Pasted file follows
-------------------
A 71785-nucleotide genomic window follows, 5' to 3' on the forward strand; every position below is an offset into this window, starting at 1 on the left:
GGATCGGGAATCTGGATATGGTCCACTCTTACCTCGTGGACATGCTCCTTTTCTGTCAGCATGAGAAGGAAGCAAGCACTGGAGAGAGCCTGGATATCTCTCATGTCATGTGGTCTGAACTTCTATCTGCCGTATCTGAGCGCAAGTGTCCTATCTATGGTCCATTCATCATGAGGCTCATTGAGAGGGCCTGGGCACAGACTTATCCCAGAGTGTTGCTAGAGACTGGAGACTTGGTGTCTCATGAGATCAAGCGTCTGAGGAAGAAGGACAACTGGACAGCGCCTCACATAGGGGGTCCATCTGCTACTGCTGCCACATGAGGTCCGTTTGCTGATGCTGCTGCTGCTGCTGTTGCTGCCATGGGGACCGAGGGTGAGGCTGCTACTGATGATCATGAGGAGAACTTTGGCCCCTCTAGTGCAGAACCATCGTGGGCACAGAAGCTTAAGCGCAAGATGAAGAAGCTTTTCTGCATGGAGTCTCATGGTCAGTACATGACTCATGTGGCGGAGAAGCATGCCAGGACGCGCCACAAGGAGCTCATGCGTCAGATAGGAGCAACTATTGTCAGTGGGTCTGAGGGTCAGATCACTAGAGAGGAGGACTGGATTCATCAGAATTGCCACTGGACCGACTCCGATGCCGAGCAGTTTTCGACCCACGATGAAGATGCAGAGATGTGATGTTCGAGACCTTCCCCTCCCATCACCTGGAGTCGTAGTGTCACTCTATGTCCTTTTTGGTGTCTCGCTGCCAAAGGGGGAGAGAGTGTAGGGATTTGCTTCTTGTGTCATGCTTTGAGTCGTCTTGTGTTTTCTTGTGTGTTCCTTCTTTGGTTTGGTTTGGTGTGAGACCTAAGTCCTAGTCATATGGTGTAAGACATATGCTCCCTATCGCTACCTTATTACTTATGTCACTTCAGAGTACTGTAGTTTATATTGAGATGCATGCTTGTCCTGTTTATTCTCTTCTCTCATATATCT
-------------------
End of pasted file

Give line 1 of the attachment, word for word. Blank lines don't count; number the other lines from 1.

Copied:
A 71785-nucleotide genomic window follows, 5' to 3' on the forward strand; every position below is an offset into this window, starting at 1 on the left: